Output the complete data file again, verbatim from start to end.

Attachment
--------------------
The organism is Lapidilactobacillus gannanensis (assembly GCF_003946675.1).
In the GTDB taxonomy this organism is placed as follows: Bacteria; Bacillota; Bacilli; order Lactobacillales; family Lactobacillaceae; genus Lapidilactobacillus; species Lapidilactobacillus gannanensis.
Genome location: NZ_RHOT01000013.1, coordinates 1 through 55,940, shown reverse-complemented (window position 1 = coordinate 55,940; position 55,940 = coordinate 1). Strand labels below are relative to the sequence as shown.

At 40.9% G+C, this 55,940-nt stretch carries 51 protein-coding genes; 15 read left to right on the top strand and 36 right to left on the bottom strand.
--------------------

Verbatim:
The organism is Lapidilactobacillus gannanensis (assembly GCF_003946675.1).
In the GTDB taxonomy this organism is placed as follows: Bacteria; Bacillota; Bacilli; order Lactobacillales; family Lactobacillaceae; genus Lapidilactobacillus; species Lapidilactobacillus gannanensis.
Genome location: NZ_RHOT01000013.1, coordinates 1 through 55,940, shown reverse-complemented (window position 1 = coordinate 55,940; position 55,940 = coordinate 1). Strand labels below are relative to the sequence as shown.

At 40.9% G+C, this 55,940-nt stretch carries 51 protein-coding genes; 15 read left to right on the top strand and 36 right to left on the bottom strand.